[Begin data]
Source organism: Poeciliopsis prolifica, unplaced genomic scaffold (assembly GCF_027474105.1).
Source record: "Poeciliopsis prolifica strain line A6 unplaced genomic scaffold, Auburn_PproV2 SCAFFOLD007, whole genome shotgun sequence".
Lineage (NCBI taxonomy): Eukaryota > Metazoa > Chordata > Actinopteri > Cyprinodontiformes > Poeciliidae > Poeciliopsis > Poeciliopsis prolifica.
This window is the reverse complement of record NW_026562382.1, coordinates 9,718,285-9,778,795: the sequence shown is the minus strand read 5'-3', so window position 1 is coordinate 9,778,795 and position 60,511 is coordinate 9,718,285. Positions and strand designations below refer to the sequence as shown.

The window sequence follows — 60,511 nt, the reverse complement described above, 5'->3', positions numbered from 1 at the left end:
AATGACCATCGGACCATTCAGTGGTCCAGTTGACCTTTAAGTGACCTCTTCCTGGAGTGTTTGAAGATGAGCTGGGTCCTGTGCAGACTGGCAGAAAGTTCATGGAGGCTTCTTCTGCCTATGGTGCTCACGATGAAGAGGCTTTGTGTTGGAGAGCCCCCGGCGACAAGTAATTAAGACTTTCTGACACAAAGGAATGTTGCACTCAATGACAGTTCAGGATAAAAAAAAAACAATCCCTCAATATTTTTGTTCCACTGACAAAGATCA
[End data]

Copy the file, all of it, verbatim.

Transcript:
Source organism: Poeciliopsis prolifica, unplaced genomic scaffold (assembly GCF_027474105.1).
Source record: "Poeciliopsis prolifica strain line A6 unplaced genomic scaffold, Auburn_PproV2 SCAFFOLD007, whole genome shotgun sequence".
Lineage (NCBI taxonomy): Eukaryota > Metazoa > Chordata > Actinopteri > Cyprinodontiformes > Poeciliidae > Poeciliopsis > Poeciliopsis prolifica.
This window is the reverse complement of record NW_026562382.1, coordinates 9,718,285-9,778,795: the sequence shown is the minus strand read 5'-3', so window position 1 is coordinate 9,778,795 and position 60,511 is coordinate 9,718,285. Positions and strand designations below refer to the sequence as shown.

The window sequence follows — 60,511 nt, the reverse complement described above, 5'->3', positions numbered from 1 at the left end:
AATGACCATCGGACCATTCAGTGGTCCAGTTGACCTTTAAGTGACCTCTTCCTGGAGTGTTTGAAGATGAGCTGGGTCCTGTGCAGACTGGCAGAAAGTTCATGGAGGCTTCTTCTGCCTATGGTGCTCACGATGAAGAGGCTTTGTGTTGGAGAGCCCCCGGCGACAAGTAATTAAGACTTTCTGACACAAAGGAATGTTGCACTCAATGACAGTTCAGGATAAAAAAAAAACAATCCCTCAATATTTTTGTTCCACTGACAAAGATCA